Gone are the days when the only avenue to close a deal or sell was through physical means or face-to-face. The cost of selling was obviously higher — one had to consider the cost of commuting from home to the office to the client, attire, and possibly representation if the meeting was to happen over lunch, etc. A production number of sorts, with much preparation needed to ensure deal closure.
Consumers and customers are now more empowered. Not only can we choose whether to engage virtually or face-to-face, the cost of buying has become relatively lower. There is typically no need to go out of the house and one only requires a decent internet connection and a smartphone or laptop.
Enter hybrid selling, which is a combination of being able to do face-to-face selling and virtual selling. It involves agility and flexibility to cater to the preferences of the buyer.
Hybrid selling provides more efficiency. One can maximize meetings by segmenting those who require high (face-to-face) or low touch (virtual). Depending on the complexity of the product or service being sold — and the stage of the selling cycle — a seller will need to be agile. For example, buying an insurance product may at some point require face-to-face discussions, especially when the premium is high and coverage or use is complex. In addition, this agility also allows sellers to be agile enough to take video calls wherever they are.
The buyer, meanwhile, can freely choose sellers depending on his or her comfort level and the rapport established. This is why building rapport online is so important and companies do invest in activities and engagements that will teach their (hybrid) sellers to develop this skill, among others.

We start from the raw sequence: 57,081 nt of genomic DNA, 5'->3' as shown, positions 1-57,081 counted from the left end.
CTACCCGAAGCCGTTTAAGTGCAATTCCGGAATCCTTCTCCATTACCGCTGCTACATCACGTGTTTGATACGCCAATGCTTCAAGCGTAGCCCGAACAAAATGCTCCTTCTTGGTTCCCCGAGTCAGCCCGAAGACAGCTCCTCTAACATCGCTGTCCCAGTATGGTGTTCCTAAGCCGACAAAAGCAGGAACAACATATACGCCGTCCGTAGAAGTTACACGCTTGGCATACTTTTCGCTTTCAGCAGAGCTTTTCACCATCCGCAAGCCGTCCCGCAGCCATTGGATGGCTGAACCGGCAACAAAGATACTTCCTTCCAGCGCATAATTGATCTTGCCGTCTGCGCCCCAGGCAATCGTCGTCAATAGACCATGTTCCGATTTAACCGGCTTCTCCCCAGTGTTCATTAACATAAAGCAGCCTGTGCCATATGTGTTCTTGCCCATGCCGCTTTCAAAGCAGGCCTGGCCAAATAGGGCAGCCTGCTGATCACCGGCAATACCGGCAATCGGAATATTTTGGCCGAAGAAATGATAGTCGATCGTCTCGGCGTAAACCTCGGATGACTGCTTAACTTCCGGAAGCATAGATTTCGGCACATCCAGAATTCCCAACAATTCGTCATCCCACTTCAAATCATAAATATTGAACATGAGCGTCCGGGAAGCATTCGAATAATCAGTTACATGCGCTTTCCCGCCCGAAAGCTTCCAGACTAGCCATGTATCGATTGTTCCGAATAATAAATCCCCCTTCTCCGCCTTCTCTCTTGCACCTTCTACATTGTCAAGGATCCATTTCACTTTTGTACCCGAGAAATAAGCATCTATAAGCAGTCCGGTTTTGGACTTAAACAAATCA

Sellers need to master virtual selling, especially for those industries that have transformed post-pandemic, such as banking and insurance, to name a few. While the essential get-to-know-your-customer agenda is there, it is still a different experience to cull the information using online means, and the importance of doing so cannot be stressed enough.
A good working framework for reference:
– What are your client’s future wants and needs?
– What is their current state and are there any pain points?
– Can you assess the gap and find some areas where you (as in your company’s product and service offerings) can fit in?
– What solutions can be offered in the process?
Buyers are essentially looking for value. In fact, buyers nowadays look for long-term relationships as they are after the overall experience.
To end, here are seven tactical areas in virtual selling that can help hybrid sellers connect to buyers/customers:
– Conversation platform. Can it record meetings for future reference? Make sure consent is given.
– Virtual background. This should be a good representation of the company (companies typically have standard ones that reflect branding, etc.).
– Audio. It is important to test this to ensure seamless communication.
– Video. Technically a must for the seller to reflect professionalism.
– Lighting. Make sure to use tools if necessary.
– Attire. This adds to the professionalism.
– You. Overall, you are representing the company so make sure this creates a good impact.
Kay Calpo Lugtu is the chief operating officer of Hungry Workhorse, a digital and culture transformation firm. Her advocacies include food innovation, nation-building and sustainability. The author may be reached at firstname.lastname@example.org.